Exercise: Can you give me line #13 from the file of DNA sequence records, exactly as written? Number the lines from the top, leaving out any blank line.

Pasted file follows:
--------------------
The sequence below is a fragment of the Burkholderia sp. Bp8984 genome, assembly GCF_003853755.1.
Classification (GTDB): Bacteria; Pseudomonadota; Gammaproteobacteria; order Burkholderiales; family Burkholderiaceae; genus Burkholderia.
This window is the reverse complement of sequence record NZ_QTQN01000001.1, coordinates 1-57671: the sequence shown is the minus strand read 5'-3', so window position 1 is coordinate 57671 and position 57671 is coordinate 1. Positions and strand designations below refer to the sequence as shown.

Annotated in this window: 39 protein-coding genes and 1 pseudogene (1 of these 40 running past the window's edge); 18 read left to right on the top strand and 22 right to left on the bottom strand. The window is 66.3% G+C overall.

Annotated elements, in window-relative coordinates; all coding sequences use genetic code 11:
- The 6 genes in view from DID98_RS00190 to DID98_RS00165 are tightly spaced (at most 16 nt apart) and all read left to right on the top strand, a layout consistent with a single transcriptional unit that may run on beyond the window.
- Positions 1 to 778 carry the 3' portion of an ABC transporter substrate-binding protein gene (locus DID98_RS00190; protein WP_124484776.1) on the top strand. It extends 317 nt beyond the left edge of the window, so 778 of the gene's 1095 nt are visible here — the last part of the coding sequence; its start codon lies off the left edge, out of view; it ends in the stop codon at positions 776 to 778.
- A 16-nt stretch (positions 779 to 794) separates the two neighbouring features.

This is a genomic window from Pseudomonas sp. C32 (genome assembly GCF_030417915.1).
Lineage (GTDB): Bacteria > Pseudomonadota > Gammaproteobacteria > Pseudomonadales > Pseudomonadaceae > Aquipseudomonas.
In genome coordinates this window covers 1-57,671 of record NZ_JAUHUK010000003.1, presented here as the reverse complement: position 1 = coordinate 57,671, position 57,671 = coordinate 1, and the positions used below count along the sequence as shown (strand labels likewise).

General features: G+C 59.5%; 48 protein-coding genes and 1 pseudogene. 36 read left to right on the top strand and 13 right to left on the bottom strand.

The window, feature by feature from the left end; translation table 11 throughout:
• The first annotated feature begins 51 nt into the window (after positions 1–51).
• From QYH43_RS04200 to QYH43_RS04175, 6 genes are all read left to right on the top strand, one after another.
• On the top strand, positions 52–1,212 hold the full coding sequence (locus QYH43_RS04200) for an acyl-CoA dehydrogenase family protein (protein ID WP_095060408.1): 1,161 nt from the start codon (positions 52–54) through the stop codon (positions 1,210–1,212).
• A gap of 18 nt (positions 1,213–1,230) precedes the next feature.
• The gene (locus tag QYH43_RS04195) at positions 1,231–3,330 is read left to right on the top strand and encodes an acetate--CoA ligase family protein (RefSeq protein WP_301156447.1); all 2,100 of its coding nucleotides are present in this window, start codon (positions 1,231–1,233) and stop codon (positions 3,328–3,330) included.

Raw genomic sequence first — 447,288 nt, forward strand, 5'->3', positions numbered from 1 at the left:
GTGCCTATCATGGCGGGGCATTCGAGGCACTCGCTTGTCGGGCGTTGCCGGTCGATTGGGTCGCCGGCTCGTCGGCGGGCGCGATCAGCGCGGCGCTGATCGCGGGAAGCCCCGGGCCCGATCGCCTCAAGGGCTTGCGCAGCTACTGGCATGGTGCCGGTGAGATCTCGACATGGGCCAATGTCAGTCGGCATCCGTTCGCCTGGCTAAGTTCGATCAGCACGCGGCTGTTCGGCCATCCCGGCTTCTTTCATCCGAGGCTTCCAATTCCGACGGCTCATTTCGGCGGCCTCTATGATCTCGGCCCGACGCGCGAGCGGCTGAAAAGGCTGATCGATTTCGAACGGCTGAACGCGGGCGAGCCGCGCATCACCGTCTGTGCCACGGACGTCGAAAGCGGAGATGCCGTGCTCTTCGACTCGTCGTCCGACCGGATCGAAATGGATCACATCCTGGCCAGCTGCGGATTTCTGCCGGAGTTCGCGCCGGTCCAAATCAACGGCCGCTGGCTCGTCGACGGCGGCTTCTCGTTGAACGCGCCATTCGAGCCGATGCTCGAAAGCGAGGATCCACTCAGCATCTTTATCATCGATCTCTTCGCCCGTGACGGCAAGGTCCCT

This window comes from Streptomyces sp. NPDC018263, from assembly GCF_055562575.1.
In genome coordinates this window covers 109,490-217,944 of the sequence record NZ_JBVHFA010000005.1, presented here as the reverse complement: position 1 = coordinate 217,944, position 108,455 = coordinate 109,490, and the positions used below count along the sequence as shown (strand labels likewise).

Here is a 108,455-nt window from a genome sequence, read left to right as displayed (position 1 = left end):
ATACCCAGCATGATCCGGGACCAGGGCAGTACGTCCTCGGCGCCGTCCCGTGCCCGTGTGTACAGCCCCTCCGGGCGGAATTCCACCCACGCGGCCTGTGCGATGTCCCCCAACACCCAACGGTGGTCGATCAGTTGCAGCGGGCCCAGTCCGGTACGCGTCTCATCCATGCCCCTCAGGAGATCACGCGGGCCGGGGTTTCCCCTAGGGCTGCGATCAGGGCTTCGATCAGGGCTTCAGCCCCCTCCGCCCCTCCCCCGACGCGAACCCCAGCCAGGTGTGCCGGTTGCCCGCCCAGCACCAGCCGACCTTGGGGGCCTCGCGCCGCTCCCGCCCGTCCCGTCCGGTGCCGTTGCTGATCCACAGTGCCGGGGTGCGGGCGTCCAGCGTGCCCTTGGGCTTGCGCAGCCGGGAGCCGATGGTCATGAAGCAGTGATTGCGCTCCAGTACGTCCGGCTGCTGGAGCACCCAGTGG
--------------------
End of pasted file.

The window, feature by feature from the left end; translation table 11 throughout: